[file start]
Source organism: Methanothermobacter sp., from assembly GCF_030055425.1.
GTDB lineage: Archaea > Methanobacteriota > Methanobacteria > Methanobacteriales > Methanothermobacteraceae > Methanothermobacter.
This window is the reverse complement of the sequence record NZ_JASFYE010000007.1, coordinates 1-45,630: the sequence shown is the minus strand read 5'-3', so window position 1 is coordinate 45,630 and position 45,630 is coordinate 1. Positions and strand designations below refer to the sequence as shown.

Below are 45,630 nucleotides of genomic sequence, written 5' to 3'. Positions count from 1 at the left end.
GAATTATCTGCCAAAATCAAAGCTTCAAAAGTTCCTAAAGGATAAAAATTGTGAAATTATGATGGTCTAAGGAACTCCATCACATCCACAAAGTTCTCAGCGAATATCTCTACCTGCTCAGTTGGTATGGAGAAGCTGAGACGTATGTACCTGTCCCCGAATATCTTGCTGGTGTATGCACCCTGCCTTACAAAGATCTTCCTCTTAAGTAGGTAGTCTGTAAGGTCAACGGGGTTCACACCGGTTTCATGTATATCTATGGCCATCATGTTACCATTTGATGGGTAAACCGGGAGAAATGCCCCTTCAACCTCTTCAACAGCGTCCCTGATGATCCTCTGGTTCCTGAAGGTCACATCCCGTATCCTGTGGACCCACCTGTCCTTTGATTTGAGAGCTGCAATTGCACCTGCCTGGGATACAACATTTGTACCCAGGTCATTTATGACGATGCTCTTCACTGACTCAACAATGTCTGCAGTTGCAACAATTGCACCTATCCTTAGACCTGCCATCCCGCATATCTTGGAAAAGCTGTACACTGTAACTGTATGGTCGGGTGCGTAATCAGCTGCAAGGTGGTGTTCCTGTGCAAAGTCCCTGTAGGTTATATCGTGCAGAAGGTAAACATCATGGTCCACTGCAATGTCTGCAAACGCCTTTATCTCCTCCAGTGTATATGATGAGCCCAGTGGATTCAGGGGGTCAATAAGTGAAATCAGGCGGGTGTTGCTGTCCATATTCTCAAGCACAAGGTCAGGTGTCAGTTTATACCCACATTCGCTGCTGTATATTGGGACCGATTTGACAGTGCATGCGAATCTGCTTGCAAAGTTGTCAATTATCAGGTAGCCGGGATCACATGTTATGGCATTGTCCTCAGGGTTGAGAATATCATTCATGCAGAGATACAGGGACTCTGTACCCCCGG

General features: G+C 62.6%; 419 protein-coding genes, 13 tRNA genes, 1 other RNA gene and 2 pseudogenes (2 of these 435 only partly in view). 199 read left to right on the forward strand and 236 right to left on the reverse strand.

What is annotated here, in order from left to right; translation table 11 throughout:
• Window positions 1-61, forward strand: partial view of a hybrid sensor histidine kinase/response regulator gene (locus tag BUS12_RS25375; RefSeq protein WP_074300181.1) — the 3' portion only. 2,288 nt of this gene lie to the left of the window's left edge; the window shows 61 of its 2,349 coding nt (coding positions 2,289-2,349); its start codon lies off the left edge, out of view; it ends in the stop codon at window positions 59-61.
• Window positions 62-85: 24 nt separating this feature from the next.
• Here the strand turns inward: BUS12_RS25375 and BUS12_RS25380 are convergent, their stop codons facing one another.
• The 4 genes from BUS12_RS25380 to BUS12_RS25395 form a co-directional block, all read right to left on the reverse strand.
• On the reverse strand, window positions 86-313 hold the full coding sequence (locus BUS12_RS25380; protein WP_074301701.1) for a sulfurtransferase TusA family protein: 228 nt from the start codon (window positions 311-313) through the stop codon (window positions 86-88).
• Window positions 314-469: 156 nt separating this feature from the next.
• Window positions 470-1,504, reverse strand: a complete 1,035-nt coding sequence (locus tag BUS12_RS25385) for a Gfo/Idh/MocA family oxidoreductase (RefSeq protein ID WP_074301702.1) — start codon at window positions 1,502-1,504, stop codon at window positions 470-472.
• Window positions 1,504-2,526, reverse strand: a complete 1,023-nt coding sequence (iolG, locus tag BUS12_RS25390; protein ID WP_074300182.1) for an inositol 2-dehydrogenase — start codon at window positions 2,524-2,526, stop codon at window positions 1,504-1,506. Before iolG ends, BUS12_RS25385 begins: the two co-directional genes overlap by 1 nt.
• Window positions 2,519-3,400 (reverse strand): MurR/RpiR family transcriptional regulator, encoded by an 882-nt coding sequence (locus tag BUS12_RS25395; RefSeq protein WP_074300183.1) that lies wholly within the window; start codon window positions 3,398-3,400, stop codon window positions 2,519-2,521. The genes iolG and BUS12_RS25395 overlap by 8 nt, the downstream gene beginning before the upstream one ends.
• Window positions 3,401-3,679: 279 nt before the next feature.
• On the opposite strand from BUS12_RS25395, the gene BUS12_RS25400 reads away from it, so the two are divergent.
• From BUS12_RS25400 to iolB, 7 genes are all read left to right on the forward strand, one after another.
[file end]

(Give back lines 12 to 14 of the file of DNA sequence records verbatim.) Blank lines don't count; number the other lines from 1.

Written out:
• On the reverse strand, window positions 86-313 hold the full coding sequence (locus BUS12_RS25380; protein WP_074301701.1) for a sulfurtransferase TusA family protein: 228 nt from the start codon (window positions 311-313) through the stop codon (window positions 86-88).
• Window positions 314-469: 156 nt separating this feature from the next.
• Window positions 470-1,504, reverse strand: a complete 1,035-nt coding sequence (locus tag BUS12_RS25385) for a Gfo/Idh/MocA family oxidoreductase (RefSeq protein ID WP_074301702.1) — start codon at window positions 1,502-1,504, stop codon at window positions 470-472.